"How do you want to do this?" Gabrielle asked in Greek as Xena fastened the tailgate and untied Argo.
Xena didn't answer immediately, but led the mare over to one of the porch roof supports and secured the reins around it. Then she turned and watched James climb onto the wagon seat and drive off toward the barn. "I'll talk to the boy," she said, looking at Gabrielle, "and you go talk to the older girl. Maybe, if we're lucky, one of them will tell us something and we won't have to question the little one."
"All right," said Gabrielle. "I'll let you know what I find out."
* * *
Xena followed the wagon to the spot where James had parked it beside the barn. Stopping a few paces away, she stood watching him unhook the harness traces. "Do you need some help?" she asked after a moment. "I'm pretty good with horses."
The boy started, apparently not having heard her approach. Straightening up, he stared at her, his eyes cold and hard. "I don't reckon I need your help," he said, "nor anybody else's either."
"All right," she responded, "but I'd like to talk to you for minute, if you don't mind."
"Why are you dressed like that?" he asked bluntly.
"I dress this way because it's comfortable," Xena said. "I need to be able to ride and run and fight."
"Pa says it's unnatural for a woman to wear a man's clothes."
"Yes, that sounds like something your pa would say," Xena agreed.
James glared at her and then bent to finish unhooking the team. Walking around to their heads, he took hold of one of the bridles and led the animals into the barn. Stopping them in the wide, central passage, he began unbuckling the leather straps.
Xena sauntered along behind the boy and then took up a position leaning against the railing of one of the stalls. "I'm sorry about your mother," she said quietly.
James glanced up for a second, but said nothing.
"Your father said she fell down the stairs. Did you see that happen?"
"No," he said shortly. Then he looked at her again. "Why are you wearing that star?" he asked. "And that gun?"
"Because I'm a deputy."
"You're not the deputy. Mr. Johnson is."
"Yes, but he got wounded yesterday. Maybe your pa told you about that."
"So when Sheriff Lees had to go out of town today, he made me a deputy so I could help out until Deputy Johnson is better."
"A woman can't be a deputy."
"A woman can be anything she wants to be, if she's tough enough."
James laughed. "That's a bunch of shit," he scoffed. "My pa says--"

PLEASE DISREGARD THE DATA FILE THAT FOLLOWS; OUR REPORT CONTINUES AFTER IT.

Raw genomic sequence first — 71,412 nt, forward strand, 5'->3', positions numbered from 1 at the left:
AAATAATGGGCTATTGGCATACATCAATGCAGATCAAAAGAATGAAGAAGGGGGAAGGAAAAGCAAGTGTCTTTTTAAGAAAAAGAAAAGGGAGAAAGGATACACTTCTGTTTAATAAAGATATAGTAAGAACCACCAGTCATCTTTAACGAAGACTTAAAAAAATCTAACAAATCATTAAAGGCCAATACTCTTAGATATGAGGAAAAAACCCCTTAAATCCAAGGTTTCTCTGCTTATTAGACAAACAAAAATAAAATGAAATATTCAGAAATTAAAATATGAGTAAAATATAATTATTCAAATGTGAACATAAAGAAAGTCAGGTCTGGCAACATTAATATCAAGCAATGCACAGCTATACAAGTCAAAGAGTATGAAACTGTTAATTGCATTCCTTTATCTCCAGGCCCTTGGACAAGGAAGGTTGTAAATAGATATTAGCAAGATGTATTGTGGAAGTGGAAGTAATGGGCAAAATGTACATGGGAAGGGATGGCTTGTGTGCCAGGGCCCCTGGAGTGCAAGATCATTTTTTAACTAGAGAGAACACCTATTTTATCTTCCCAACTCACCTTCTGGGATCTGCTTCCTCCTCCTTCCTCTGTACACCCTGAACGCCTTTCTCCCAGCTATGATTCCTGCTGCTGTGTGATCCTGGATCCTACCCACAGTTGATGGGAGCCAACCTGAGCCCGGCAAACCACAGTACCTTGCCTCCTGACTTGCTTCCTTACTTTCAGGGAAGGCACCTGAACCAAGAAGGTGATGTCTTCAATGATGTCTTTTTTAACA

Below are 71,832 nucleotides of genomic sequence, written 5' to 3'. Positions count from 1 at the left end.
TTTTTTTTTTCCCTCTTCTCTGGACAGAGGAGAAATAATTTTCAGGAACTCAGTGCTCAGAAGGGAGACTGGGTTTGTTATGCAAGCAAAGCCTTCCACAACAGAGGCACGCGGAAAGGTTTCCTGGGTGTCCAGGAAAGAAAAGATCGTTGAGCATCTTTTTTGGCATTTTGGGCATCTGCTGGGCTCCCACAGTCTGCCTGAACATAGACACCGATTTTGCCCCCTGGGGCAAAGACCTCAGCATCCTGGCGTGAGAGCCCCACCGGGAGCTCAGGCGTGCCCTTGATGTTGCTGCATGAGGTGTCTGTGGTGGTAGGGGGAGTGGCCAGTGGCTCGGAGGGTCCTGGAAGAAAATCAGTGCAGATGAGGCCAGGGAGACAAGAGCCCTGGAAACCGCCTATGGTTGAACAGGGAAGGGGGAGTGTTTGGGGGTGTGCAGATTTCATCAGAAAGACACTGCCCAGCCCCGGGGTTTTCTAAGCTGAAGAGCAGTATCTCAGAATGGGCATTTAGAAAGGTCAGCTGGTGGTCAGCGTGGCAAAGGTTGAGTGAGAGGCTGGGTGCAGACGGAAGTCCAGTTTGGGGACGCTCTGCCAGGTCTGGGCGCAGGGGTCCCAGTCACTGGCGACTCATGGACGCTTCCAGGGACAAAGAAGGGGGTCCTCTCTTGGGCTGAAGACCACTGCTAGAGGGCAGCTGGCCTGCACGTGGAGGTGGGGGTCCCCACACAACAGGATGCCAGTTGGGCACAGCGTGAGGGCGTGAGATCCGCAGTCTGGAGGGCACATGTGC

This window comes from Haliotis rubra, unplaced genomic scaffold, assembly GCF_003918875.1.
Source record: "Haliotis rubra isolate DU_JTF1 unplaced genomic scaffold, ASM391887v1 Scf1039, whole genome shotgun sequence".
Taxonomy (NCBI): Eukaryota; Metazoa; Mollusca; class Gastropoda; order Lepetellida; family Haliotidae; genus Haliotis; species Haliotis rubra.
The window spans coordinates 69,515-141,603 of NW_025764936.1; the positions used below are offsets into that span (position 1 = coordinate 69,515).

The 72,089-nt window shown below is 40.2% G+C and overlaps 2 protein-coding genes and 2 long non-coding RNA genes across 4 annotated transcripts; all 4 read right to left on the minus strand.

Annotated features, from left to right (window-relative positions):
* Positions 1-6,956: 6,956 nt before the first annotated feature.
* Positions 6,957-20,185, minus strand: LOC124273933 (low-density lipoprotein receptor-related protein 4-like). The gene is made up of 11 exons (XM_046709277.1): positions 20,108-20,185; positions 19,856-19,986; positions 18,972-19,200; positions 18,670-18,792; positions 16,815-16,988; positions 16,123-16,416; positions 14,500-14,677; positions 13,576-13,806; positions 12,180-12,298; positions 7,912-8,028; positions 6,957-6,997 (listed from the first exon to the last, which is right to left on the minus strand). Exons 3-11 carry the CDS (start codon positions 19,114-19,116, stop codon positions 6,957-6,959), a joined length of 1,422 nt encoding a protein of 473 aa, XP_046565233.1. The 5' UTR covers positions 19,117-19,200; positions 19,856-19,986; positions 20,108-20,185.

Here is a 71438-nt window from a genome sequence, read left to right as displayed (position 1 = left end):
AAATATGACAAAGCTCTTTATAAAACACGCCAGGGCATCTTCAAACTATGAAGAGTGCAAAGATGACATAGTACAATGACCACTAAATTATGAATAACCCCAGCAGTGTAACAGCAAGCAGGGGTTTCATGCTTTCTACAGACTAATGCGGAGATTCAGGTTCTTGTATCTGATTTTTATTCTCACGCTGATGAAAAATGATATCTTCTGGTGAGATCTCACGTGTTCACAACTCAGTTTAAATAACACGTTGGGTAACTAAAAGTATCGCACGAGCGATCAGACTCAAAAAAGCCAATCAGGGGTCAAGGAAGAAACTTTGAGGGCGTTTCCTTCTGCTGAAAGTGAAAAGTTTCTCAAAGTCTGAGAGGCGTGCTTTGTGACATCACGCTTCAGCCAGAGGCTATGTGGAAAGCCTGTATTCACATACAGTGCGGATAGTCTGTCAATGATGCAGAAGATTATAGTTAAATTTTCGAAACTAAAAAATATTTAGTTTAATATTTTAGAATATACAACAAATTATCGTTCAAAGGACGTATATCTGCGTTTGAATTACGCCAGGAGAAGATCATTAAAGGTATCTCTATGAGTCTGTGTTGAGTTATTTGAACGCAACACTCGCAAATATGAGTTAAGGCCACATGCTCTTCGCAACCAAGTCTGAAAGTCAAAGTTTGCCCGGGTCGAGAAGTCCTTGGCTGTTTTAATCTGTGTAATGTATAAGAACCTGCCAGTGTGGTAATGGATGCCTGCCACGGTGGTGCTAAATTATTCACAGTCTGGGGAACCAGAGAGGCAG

"I've heard enough about your pa," Xena cut in. "I'm here to find out what you know -- specifically about how your ma died. Now, I'm going to ask you again. Did you see her fall down the stairs?"
"No. I was mowing the hayfield. I didn't see anything." He lifted the harness off of one of the horses, carried it over to the wall, and hung it up. When he came back, he gave Xena a long look and then said, "All I know is what pa told me when he come out to the field. He said ma fell and was hurt bad and he was taking her to town to the Doc."
Xena nodded. "Do you think she really fell?" she asked in a gentler tone of voice.
"That's what pa said," he insisted as he tugged at a harness buckle on the second horse.
"Did your father ever hit your mother?" Xena asked.
The boy was silent.
"Well, did he?"
"Why are you asking me all these questions?" he demanded. "What goes on here is none of your goddamned business."
It was Xena's turn to be quiet. James glared at her across the back of the horse. "Why did pa stay in town?" he asked. "Was he too drunk to come home?"
The warrior studied the boy for a short time, noting the hard lines set in his thin face, the neatly patched clothes, the bare feet. "Your pa's in jail," she said finally. "Doctor Spencer felt that your mother's injuries resulted from a beating, not a fall. I arrested your pa for causing your ma's death, but if I can't prove that he did it, I'll have to let him go." She hesitated for a moment, then said, "You must have seen him hit her sometime. It would really help if you could tell me what you've seen."
"I never seen nothing," James responded harshly. "I never seen him hit her." Then he carried the second set of harness over to the wall.
Xena followed him. "Did he ever hit you? Or beat you?"
James turned abruptly to face her. "If he did, it was only because I didn't do my chores like I should have," he said. "Now go away and leave me alone. I'm not answering any more questions!" Pushing past her, he went back to the two horses, gathered up their lead lines, and headed along the passageway toward the corral behind the barn.
Hearing a footstep behind her, Xena whirled around. It was Rev. Miller.
"How did it go?" he asked.
"You didn't find out anything?"
"No. He won't even admit that his father ever hit his mother."
"Well, that's a shame," the pastor said, shaking his head. Then he looked in the direction James had gone. "I guess I'll see what can be done about building a coffin."
Xena nodded to him, and then started for the house. She found Gabrielle in the downstairs bedroom, helping Mrs. Miller and Hannah lay out the body. Gesturing for the bard to join her, she stepped back out into the hallway.